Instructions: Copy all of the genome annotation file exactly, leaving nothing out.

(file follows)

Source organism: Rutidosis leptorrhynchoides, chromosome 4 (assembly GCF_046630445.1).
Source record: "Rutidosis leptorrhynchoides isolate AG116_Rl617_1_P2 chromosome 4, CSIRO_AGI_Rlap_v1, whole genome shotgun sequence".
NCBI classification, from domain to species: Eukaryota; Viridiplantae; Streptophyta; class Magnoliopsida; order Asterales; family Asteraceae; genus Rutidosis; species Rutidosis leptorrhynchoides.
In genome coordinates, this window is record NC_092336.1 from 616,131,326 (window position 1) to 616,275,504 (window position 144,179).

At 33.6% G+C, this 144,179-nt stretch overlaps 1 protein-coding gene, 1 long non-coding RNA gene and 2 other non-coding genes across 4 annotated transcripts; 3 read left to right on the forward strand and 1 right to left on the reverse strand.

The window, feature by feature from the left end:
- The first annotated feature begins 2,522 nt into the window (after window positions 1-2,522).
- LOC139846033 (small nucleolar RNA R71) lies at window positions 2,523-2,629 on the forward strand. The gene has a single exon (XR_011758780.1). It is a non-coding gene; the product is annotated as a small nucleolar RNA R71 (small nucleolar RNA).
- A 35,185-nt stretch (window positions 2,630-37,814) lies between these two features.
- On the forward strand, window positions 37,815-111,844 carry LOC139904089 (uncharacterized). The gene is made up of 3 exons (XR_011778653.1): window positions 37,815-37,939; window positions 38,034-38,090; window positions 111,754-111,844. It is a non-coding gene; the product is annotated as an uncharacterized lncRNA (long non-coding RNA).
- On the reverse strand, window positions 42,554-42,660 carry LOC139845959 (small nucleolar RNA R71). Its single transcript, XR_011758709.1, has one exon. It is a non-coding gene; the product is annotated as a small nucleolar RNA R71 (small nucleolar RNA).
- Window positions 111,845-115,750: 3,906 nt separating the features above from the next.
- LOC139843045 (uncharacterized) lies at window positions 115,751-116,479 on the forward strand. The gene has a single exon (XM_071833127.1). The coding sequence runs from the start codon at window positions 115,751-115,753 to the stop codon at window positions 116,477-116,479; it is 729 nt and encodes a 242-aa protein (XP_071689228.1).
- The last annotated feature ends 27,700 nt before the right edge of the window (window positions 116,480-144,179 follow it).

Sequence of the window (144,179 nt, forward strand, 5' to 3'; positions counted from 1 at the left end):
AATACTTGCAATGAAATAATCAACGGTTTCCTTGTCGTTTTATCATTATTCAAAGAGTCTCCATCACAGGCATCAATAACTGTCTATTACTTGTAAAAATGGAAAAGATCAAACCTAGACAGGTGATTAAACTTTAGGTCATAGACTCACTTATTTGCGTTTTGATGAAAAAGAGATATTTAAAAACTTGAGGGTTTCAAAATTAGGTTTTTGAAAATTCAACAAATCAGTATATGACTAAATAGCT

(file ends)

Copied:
Source organism: Rutidosis leptorrhynchoides, chromosome 4 (assembly GCF_046630445.1).
Source record: "Rutidosis leptorrhynchoides isolate AG116_Rl617_1_P2 chromosome 4, CSIRO_AGI_Rlap_v1, whole genome shotgun sequence".
NCBI classification, from domain to species: Eukaryota; Viridiplantae; Streptophyta; class Magnoliopsida; order Asterales; family Asteraceae; genus Rutidosis; species Rutidosis leptorrhynchoides.
In genome coordinates, this window is record NC_092336.1 from 616,131,326 (window position 1) to 616,275,504 (window position 144,179).

At 33.6% G+C, this 144,179-nt stretch overlaps 1 protein-coding gene, 1 long non-coding RNA gene and 2 other non-coding genes across 4 annotated transcripts; 3 read left to right on the forward strand and 1 right to left on the reverse strand.

The window, feature by feature from the left end:
- The first annotated feature begins 2,522 nt into the window (after window positions 1-2,522).
- LOC139846033 (small nucleolar RNA R71) lies at window positions 2,523-2,629 on the forward strand. The gene has a single exon (XR_011758780.1). It is a non-coding gene; the product is annotated as a small nucleolar RNA R71 (small nucleolar RNA).
- A 35,185-nt stretch (window positions 2,630-37,814) lies between these two features.
- On the forward strand, window positions 37,815-111,844 carry LOC139904089 (uncharacterized). The gene is made up of 3 exons (XR_011778653.1): window positions 37,815-37,939; window positions 38,034-38,090; window positions 111,754-111,844. It is a non-coding gene; the product is annotated as an uncharacterized lncRNA (long non-coding RNA).
- On the reverse strand, window positions 42,554-42,660 carry LOC139845959 (small nucleolar RNA R71). Its single transcript, XR_011758709.1, has one exon. It is a non-coding gene; the product is annotated as a small nucleolar RNA R71 (small nucleolar RNA).
- Window positions 111,845-115,750: 3,906 nt separating the features above from the next.
- LOC139843045 (uncharacterized) lies at window positions 115,751-116,479 on the forward strand. The gene has a single exon (XM_071833127.1). The coding sequence runs from the start codon at window positions 115,751-115,753 to the stop codon at window positions 116,477-116,479; it is 729 nt and encodes a 242-aa protein (XP_071689228.1).
- The last annotated feature ends 27,700 nt before the right edge of the window (window positions 116,480-144,179 follow it).

Sequence of the window (144,179 nt, forward strand, 5' to 3'; positions counted from 1 at the left end):
AATACTTGCAATGAAATAATCAACGGTTTCCTTGTCGTTTTATCATTATTCAAAGAGTCTCCATCACAGGCATCAATAACTGTCTATTACTTGTAAAAATGGAAAAGATCAAACCTAGACAGGTGATTAAACTTTAGGTCATAGACTCACTTATTTGCGTTTTGATGAAAAAGAGATATTTAAAAACTTGAGGGTTTCAAAATTAGGTTTTTGAAAATTCAACAAATCAGTATATGACTAAATAGCT